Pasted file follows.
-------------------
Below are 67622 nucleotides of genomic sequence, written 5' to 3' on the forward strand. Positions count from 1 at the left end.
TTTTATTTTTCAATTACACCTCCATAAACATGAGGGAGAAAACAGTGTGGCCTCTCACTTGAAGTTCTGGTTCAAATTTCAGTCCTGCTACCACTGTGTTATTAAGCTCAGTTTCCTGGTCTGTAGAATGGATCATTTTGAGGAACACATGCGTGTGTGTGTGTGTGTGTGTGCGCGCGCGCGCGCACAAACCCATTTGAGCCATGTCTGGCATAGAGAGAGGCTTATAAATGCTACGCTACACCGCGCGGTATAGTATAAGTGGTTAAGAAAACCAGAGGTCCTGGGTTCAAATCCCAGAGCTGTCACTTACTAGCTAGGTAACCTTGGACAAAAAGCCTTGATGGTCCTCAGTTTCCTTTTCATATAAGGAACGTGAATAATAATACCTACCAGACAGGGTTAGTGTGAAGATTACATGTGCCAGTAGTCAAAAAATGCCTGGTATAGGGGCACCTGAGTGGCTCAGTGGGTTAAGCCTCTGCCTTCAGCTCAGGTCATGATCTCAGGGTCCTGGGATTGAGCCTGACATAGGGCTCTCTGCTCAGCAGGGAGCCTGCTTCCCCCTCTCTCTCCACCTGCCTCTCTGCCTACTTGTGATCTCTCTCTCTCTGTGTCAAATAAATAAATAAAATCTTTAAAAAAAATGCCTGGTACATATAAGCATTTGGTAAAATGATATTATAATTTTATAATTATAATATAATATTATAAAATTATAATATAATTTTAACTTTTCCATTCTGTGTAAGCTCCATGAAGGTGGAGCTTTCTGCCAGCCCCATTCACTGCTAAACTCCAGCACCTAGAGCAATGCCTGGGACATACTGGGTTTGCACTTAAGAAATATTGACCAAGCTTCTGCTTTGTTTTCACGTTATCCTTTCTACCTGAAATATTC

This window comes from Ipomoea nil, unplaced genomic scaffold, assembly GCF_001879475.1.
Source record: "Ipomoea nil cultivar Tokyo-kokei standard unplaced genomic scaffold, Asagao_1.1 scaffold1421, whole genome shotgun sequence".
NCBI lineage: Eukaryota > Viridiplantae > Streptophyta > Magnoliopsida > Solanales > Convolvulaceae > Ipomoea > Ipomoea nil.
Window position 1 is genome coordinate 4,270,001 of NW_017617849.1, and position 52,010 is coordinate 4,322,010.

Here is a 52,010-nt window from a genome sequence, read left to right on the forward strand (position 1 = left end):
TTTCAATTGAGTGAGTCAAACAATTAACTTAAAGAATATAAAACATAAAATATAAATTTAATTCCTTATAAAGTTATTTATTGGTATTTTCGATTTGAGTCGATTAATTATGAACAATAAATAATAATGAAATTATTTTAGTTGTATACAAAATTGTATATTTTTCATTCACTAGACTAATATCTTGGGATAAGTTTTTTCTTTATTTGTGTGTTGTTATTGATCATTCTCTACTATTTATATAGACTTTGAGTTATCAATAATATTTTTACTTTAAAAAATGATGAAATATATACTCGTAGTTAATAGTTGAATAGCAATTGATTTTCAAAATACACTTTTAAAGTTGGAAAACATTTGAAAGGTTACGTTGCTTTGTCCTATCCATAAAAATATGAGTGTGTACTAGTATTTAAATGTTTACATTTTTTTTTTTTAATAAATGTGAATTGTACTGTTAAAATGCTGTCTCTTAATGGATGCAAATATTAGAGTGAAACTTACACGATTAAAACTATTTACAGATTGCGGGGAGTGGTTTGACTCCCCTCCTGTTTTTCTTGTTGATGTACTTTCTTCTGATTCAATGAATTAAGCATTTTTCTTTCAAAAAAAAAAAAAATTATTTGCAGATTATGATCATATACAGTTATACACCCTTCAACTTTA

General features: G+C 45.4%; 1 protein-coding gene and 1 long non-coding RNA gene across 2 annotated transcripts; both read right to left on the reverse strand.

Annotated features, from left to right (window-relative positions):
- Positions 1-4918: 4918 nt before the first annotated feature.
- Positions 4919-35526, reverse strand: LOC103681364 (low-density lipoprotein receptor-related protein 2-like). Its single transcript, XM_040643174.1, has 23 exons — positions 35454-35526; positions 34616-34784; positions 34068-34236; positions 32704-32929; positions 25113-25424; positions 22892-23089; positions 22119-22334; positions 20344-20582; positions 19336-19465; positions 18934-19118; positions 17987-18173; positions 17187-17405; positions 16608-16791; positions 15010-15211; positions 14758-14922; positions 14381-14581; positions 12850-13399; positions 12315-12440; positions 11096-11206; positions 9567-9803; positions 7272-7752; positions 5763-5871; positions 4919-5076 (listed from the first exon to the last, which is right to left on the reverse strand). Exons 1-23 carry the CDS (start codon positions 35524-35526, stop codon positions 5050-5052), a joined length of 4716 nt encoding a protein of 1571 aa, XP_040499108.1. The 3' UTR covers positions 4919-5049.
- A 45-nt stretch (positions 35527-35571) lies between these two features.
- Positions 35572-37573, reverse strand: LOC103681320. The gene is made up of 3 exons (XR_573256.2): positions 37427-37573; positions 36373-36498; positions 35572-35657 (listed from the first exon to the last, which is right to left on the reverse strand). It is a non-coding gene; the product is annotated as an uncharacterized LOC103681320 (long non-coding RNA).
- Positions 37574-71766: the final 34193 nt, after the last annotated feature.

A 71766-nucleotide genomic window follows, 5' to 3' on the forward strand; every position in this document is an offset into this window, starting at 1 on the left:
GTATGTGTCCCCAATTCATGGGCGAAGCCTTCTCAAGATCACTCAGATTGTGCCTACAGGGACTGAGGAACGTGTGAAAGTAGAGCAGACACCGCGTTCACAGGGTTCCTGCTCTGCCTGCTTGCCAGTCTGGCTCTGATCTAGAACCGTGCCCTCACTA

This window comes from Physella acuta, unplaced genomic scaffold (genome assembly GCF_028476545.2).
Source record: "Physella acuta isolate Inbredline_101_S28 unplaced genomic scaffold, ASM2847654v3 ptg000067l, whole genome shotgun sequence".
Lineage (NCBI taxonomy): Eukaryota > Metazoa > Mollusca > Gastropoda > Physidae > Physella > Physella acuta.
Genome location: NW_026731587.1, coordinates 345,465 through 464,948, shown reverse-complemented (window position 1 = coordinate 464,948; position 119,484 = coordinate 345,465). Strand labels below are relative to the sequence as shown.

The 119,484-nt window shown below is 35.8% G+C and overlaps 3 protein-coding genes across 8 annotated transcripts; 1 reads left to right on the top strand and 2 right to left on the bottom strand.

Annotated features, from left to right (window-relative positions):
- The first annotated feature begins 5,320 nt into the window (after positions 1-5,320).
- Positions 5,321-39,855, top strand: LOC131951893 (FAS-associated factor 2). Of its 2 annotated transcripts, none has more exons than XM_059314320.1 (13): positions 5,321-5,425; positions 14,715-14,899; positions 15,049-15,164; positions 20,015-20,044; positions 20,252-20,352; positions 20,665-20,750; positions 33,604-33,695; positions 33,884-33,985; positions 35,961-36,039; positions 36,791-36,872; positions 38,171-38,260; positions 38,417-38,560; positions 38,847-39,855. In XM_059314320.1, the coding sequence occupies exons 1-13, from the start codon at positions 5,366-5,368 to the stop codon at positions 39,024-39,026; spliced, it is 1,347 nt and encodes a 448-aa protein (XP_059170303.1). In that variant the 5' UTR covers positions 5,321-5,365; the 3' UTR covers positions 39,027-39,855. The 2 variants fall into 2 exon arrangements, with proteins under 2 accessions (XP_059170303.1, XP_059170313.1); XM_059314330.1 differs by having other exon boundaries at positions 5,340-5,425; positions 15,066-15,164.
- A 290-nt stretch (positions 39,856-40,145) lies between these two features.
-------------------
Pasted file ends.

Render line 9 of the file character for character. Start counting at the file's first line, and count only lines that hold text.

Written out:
General features: G+C 45.4%; 1 protein-coding gene and 1 long non-coding RNA gene across 2 annotated transcripts; both read right to left on the reverse strand.